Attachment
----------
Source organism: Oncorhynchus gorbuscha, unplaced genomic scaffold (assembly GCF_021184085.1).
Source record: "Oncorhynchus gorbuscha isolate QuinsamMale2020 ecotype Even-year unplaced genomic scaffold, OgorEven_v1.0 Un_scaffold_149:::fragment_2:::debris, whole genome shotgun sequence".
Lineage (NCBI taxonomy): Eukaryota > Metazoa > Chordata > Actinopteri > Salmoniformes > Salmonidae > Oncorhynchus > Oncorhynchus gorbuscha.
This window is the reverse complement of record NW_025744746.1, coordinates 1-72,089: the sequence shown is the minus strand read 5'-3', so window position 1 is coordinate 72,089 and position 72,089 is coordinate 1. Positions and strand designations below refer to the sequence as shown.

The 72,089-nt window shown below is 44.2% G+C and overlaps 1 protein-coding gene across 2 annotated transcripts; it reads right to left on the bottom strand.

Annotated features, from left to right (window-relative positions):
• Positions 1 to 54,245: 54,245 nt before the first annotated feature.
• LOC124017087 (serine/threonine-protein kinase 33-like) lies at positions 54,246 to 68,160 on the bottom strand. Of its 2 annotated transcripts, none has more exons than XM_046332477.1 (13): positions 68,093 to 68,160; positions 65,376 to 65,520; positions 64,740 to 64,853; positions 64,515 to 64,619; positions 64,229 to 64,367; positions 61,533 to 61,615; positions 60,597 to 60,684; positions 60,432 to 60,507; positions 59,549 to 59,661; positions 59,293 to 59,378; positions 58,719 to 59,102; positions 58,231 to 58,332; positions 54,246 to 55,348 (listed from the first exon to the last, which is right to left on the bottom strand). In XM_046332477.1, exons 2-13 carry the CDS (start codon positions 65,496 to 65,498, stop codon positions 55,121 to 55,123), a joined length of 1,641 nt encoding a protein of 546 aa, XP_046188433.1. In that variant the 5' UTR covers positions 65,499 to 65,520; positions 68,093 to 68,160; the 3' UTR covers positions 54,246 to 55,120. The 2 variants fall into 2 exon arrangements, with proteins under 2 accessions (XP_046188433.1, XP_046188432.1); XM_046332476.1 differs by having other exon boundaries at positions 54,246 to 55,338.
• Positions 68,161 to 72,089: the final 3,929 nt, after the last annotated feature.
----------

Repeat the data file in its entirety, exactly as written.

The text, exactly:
Source organism: Oncorhynchus gorbuscha, unplaced genomic scaffold (assembly GCF_021184085.1).
Source record: "Oncorhynchus gorbuscha isolate QuinsamMale2020 ecotype Even-year unplaced genomic scaffold, OgorEven_v1.0 Un_scaffold_149:::fragment_2:::debris, whole genome shotgun sequence".
Lineage (NCBI taxonomy): Eukaryota > Metazoa > Chordata > Actinopteri > Salmoniformes > Salmonidae > Oncorhynchus > Oncorhynchus gorbuscha.
This window is the reverse complement of record NW_025744746.1, coordinates 1-72,089: the sequence shown is the minus strand read 5'-3', so window position 1 is coordinate 72,089 and position 72,089 is coordinate 1. Positions and strand designations below refer to the sequence as shown.

The 72,089-nt window shown below is 44.2% G+C and overlaps 1 protein-coding gene across 2 annotated transcripts; it reads right to left on the bottom strand.

Annotated features, from left to right (window-relative positions):
• Positions 1 to 54,245: 54,245 nt before the first annotated feature.
• LOC124017087 (serine/threonine-protein kinase 33-like) lies at positions 54,246 to 68,160 on the bottom strand. Of its 2 annotated transcripts, none has more exons than XM_046332477.1 (13): positions 68,093 to 68,160; positions 65,376 to 65,520; positions 64,740 to 64,853; positions 64,515 to 64,619; positions 64,229 to 64,367; positions 61,533 to 61,615; positions 60,597 to 60,684; positions 60,432 to 60,507; positions 59,549 to 59,661; positions 59,293 to 59,378; positions 58,719 to 59,102; positions 58,231 to 58,332; positions 54,246 to 55,348 (listed from the first exon to the last, which is right to left on the bottom strand). In XM_046332477.1, exons 2-13 carry the CDS (start codon positions 65,496 to 65,498, stop codon positions 55,121 to 55,123), a joined length of 1,641 nt encoding a protein of 546 aa, XP_046188433.1. In that variant the 5' UTR covers positions 65,499 to 65,520; positions 68,093 to 68,160; the 3' UTR covers positions 54,246 to 55,120. The 2 variants fall into 2 exon arrangements, with proteins under 2 accessions (XP_046188433.1, XP_046188432.1); XM_046332476.1 differs by having other exon boundaries at positions 54,246 to 55,338.
• Positions 68,161 to 72,089: the final 3,929 nt, after the last annotated feature.